There are two main routes to HLMI that many researchers view as the most efficient. The first method of achieving a general artificial intelligence across the board relies on complex machine learning algorithms. These machine learning algorithms, often inspired by neural circuitry in the brain, focus on how a program can take inputted data, learn to analyze it, and give a desired output. The premise is that you can teach a program to identify an apple by showing it thousands of pictures of apples in different contexts, in much the same way that a baby learns to identify an apple.6
The second group of researchers might ask why we should go to all this trouble developing algorithms when we have the most advanced computer known in the cosmos right on top of our shoulders. Evolution has already designed a human level machine intelligence: a human! The goal of “Whole Brain Emulation” is to copy or simulate our brain’s neural networks, taking advantage of nature’s millions of painstaking years of selection for cognitive capacity.7 A neuron is like a switch—it either fires or it doesn’t. If we can image every neuron in a brain, and then take that data and simulate it on a computer interface, we would have a human level artificial intelligence. Then we could add more and more neurons or tweak the design to maximize capability. This is the concept behind both the White House’s Brain initiative8 and the EU’s Human Brain Project.9 In reality, these two routes to human level machine intelligence—algorithmic and emulation—are not black and white. Whatever technology achieves HLMI will probably be a combination of the two.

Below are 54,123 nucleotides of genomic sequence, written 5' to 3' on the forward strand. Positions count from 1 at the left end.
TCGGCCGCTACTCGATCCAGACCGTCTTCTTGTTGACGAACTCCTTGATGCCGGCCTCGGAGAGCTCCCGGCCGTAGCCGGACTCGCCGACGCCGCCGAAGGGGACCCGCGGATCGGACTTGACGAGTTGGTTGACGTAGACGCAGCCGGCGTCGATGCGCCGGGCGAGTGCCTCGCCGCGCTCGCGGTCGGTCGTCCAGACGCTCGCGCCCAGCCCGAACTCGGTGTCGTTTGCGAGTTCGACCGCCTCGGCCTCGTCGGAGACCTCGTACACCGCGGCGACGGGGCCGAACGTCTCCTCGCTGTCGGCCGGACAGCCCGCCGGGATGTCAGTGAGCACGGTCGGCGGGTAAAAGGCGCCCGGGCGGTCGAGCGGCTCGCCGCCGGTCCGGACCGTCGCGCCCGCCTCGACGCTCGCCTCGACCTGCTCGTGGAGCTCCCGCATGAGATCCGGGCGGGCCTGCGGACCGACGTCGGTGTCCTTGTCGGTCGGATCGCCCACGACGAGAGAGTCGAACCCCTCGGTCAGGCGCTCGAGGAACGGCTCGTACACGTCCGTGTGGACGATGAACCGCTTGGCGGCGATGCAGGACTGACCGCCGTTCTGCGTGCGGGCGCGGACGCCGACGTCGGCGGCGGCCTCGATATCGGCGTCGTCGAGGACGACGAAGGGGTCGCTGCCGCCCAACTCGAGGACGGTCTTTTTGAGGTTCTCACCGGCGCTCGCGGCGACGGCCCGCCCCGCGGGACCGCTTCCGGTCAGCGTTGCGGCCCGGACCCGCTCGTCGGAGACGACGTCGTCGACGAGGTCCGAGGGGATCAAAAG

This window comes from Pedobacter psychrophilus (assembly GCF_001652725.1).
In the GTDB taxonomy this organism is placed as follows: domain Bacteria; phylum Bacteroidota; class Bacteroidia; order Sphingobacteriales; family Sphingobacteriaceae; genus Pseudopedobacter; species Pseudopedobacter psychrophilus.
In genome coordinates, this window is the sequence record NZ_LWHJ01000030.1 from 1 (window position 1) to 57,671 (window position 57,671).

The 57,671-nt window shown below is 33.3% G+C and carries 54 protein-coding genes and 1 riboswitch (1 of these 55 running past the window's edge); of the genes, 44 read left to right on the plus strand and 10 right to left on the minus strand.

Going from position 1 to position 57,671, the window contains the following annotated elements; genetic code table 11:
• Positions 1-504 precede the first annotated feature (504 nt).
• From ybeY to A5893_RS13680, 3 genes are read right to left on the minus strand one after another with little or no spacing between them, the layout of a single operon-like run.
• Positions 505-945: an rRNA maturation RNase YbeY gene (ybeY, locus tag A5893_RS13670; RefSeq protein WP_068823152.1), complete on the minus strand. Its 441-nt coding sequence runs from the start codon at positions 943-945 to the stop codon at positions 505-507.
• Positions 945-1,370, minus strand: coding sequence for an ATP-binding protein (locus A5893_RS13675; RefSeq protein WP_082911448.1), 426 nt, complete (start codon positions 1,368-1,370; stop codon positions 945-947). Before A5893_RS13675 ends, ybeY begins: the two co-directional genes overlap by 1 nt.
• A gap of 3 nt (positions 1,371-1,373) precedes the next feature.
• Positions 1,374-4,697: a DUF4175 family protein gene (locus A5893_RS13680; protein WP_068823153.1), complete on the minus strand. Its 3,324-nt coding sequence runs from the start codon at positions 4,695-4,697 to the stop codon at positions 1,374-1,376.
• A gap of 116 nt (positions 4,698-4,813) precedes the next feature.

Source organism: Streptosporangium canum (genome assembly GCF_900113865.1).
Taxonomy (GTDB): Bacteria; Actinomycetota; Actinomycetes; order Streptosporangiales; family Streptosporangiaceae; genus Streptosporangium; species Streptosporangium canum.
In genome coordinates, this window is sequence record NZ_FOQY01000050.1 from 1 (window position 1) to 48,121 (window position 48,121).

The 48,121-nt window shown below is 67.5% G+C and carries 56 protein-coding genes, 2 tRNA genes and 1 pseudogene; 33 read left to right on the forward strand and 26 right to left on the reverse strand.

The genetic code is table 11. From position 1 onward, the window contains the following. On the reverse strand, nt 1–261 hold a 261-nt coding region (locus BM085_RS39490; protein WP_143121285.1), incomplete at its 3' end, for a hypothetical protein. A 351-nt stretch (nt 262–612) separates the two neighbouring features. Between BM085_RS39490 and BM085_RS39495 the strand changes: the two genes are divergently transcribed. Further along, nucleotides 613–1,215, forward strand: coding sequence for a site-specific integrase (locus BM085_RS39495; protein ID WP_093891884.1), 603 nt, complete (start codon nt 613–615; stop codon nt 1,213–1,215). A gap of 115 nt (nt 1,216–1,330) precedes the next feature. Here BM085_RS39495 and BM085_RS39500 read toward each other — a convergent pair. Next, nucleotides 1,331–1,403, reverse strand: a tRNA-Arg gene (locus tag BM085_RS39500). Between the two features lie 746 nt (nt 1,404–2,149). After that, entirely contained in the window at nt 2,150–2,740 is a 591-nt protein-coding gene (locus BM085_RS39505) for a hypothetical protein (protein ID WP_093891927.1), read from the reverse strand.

Once HLMI is achieved, the rate of advancement could increase very quickly. In that same study of AI researchers, 10% of respondents believed artificial superintelligence (roughly defined as an intelligence that greatly surpasses every human in most professions) would be achieved within two years of HLMI. 50% believed it would take only 30 years or less.4
Why are these researchers convinced HLMI would lead to such a greater degree of intelligence so quickly? The answer involves recursive self-improvement. An HLMI that outperforms humans in all intellectual tasks would also outperform humans at creating smarter HLMI’s. Thus, once HLMI’s truly think better than humans, we will set them to work on themselves to improve their own code or to design more advanced neural networks. Then, once a more intelligent HLMI is built, the less intelligent HLMI’s will set the smarter HLMI’s to build the next generation, and so on. Since computers act orders of magnitudes more quickly than humans, the exponential growth in intelligence could occur unimaginably fast. This run-away intelligence explosion is called a technological singularity.10 It is the point beyond which we cannot foresee what this intelligence would become.